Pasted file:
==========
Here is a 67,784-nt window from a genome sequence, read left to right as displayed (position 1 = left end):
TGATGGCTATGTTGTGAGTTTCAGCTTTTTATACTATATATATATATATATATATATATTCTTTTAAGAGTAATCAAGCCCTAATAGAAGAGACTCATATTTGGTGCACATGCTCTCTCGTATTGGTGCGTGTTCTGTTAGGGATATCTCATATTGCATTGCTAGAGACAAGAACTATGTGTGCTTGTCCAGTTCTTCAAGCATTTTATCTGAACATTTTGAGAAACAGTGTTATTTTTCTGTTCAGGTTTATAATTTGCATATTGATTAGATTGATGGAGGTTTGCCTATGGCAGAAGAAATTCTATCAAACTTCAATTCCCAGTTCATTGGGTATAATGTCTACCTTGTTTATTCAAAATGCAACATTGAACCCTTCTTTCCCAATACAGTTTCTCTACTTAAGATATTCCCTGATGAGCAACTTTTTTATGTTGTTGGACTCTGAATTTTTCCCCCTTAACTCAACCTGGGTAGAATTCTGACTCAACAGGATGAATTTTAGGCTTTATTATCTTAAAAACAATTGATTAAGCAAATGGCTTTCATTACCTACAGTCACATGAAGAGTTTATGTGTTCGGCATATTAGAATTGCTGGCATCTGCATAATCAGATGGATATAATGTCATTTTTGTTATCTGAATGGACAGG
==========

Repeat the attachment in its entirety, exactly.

Here is a 67,784-nt window from a genome sequence, read left to right as displayed (position 1 = left end):
TGATGGCTATGTTGTGAGTTTCAGCTTTTTATACTATATATATATATATATATATATATTCTTTTAAGAGTAATCAAGCCCTAATAGAAGAGACTCATATTTGGTGCACATGCTCTCTCGTATTGGTGCGTGTTCTGTTAGGGATATCTCATATTGCATTGCTAGAGACAAGAACTATGTGTGCTTGTCCAGTTCTTCAAGCATTTTATCTGAACATTTTGAGAAACAGTGTTATTTTTCTGTTCAGGTTTATAATTTGCATATTGATTAGATTGATGGAGGTTTGCCTATGGCAGAAGAAATTCTATCAAACTTCAATTCCCAGTTCATTGGGTATAATGTCTACCTTGTTTATTCAAAATGCAACATTGAACCCTTCTTTCCCAATACAGTTTCTCTACTTAAGATATTCCCTGATGAGCAACTTTTTTATGTTGTTGGACTCTGAATTTTTCCCCCTTAACTCAACCTGGGTAGAATTCTGACTCAACAGGATGAATTTTAGGCTTTATTATCTTAAAAACAATTGATTAAGCAAATGGCTTTCATTACCTACAGTCACATGAAGAGTTTATGTGTTCGGCATATTAGAATTGCTGGCATCTGCATAATCAGATGGATATAATGTCATTTTTGTTATCTGAATGGACAGG